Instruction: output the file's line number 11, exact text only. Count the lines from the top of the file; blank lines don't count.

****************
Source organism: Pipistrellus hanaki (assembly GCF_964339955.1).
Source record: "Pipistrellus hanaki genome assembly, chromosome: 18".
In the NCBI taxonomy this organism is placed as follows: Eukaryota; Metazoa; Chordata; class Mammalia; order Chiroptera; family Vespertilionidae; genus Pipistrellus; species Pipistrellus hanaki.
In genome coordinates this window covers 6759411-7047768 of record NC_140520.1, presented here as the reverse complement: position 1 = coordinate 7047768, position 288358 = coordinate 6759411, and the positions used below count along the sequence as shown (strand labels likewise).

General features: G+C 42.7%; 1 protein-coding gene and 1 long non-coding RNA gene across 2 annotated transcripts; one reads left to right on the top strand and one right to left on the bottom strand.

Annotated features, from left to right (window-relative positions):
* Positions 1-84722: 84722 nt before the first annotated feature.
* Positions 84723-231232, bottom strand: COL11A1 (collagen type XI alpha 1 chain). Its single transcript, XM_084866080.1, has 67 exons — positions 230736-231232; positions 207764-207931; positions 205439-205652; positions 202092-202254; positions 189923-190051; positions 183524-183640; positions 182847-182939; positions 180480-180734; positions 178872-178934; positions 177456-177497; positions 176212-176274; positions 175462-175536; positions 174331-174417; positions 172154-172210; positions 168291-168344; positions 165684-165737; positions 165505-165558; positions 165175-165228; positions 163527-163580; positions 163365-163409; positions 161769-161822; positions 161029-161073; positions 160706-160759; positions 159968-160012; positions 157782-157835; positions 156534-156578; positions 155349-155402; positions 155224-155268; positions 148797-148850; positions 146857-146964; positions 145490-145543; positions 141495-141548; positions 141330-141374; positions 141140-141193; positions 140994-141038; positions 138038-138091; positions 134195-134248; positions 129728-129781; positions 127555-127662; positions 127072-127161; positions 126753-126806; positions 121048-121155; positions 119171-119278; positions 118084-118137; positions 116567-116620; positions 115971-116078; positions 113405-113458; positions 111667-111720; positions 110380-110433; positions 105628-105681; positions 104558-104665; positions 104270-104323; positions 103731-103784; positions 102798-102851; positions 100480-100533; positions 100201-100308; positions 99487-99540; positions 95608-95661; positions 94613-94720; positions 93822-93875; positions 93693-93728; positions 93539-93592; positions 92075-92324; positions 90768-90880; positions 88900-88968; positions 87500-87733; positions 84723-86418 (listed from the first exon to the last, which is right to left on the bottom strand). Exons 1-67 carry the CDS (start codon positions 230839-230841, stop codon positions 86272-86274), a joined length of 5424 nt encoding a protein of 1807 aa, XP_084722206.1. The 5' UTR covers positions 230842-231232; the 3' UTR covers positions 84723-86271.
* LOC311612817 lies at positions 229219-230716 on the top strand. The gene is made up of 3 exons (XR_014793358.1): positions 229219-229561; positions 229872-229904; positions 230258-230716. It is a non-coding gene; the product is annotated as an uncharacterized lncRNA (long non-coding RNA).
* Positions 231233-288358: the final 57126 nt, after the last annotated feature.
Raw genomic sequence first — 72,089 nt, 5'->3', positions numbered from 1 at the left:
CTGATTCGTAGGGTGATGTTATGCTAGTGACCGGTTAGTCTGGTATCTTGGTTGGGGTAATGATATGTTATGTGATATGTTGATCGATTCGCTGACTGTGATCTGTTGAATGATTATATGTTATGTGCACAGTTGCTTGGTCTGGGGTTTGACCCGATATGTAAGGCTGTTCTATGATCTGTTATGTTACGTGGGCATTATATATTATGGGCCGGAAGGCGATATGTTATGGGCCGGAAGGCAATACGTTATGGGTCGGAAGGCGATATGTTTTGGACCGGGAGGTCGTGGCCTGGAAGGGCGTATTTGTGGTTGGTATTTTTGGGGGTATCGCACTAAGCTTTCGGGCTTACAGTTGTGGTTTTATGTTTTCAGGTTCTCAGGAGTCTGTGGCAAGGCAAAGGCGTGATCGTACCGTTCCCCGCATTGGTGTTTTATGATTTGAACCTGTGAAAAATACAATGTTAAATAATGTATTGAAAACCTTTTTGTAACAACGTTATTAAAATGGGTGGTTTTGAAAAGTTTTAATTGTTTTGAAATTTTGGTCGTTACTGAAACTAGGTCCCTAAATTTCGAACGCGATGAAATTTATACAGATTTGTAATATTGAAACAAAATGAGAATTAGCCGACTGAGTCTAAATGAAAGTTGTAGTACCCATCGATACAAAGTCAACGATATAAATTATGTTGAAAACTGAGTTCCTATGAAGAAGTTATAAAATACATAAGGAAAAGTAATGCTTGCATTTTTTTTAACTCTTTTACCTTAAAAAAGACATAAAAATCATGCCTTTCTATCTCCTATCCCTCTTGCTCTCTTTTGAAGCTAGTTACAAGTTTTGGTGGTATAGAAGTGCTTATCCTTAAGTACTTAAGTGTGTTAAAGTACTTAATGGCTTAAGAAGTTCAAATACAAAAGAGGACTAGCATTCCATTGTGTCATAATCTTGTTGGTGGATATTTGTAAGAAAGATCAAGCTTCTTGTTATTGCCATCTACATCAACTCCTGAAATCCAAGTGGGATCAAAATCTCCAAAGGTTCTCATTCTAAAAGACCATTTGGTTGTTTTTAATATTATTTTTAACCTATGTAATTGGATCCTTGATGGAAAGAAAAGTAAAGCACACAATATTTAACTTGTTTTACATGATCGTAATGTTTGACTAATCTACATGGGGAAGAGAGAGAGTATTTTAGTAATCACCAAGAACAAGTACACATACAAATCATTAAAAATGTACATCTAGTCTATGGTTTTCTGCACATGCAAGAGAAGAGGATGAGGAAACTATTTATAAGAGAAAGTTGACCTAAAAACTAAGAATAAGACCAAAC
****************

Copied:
Raw genomic sequence first — 72,089 nt, 5'->3', positions numbered from 1 at the left: